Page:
On the Occupy Wall Street (and Everywhere Else) Movement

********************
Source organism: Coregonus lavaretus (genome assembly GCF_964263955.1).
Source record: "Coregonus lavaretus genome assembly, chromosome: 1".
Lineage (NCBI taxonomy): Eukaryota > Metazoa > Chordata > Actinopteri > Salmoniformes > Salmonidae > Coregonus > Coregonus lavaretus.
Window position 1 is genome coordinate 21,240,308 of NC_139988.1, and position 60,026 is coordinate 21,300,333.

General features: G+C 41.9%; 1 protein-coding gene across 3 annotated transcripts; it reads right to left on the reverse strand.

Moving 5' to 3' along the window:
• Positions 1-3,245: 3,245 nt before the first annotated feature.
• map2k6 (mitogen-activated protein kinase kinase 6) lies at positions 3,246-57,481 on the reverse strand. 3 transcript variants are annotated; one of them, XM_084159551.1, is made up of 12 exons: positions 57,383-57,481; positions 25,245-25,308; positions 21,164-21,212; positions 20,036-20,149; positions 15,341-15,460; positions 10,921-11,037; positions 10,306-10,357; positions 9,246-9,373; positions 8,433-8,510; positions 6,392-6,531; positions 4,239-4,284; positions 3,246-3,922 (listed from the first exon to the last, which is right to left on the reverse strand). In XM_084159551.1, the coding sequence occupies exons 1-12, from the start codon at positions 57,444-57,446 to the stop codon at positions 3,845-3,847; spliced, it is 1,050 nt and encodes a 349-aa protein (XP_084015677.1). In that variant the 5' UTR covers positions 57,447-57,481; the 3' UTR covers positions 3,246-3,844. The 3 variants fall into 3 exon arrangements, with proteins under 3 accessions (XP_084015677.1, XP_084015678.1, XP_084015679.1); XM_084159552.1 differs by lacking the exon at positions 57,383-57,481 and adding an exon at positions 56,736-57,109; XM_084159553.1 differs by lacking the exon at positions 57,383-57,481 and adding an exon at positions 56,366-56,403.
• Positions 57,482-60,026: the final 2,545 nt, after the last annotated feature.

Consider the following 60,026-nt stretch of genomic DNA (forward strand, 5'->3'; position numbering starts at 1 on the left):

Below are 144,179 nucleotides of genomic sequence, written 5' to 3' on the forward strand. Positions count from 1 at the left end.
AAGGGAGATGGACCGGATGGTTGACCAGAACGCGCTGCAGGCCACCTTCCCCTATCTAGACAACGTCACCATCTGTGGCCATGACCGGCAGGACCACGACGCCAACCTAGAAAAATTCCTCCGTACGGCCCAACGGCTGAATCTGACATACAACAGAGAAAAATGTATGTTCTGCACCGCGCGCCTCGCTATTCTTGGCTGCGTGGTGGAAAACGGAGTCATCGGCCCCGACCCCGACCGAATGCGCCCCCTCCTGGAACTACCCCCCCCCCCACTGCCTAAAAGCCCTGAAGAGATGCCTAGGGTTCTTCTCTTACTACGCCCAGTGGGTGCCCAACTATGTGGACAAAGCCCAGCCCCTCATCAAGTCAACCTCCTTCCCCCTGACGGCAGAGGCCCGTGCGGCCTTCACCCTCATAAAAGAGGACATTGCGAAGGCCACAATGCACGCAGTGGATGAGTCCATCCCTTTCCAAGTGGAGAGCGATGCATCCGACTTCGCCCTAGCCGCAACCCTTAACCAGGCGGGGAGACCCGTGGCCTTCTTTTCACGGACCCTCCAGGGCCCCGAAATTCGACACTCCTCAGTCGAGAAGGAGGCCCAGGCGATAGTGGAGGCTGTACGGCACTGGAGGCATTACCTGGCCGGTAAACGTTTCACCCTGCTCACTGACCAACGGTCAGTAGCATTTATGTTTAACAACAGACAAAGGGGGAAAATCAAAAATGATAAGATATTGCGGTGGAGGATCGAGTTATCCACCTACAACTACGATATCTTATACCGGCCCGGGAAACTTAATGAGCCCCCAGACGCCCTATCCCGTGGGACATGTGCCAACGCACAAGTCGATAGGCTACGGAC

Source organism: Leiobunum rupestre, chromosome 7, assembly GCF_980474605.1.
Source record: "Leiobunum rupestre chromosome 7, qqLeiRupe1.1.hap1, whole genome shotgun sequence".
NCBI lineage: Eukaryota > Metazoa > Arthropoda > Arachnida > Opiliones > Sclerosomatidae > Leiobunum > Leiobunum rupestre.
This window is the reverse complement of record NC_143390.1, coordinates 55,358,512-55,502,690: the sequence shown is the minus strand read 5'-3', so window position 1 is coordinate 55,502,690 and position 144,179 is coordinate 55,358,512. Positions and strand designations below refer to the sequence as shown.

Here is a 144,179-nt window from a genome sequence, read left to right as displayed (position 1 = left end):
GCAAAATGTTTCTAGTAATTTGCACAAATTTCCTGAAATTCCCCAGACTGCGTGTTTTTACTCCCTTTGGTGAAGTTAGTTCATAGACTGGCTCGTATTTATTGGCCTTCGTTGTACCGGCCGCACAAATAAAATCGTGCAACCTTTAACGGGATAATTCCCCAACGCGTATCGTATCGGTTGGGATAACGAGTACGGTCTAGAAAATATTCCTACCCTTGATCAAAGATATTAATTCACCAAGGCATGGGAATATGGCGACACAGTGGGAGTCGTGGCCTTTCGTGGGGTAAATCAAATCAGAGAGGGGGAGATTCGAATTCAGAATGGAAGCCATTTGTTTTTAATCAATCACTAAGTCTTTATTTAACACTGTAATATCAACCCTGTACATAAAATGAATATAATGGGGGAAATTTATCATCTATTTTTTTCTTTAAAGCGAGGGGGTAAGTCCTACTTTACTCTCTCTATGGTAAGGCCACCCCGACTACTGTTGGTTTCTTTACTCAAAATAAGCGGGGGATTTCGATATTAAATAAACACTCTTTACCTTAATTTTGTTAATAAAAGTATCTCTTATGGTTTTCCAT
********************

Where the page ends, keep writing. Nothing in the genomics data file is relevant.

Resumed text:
I’ve been asked what I think of the Occupy Wall Street Movements.  I say it’s about d*** time.  The anger and discontentment that the movement has tapped into is real and has been building for a long time.  The mass numbers of people – like say the 99%  – have good reasons to be angry. The  U.S. economy is very sick and it’s not really recovering.  For at least three decades now the rules in the economy have gradually been changed.  The overwhelming net effect of all these institutional and structural changes has been to transfer income and wealth from the bottom 80% of the income scale (odds are that means you!) to the upper 1%.  What about the other 19%, the ones in the top 20% but not the top 1%?  They haven’t really lost in number terms but they’ve struggled to hold on.  Their security is greatly reduced.  And now, the politicians that have been bought by the top 1% are coming for everybody’s Social Security and Medicare.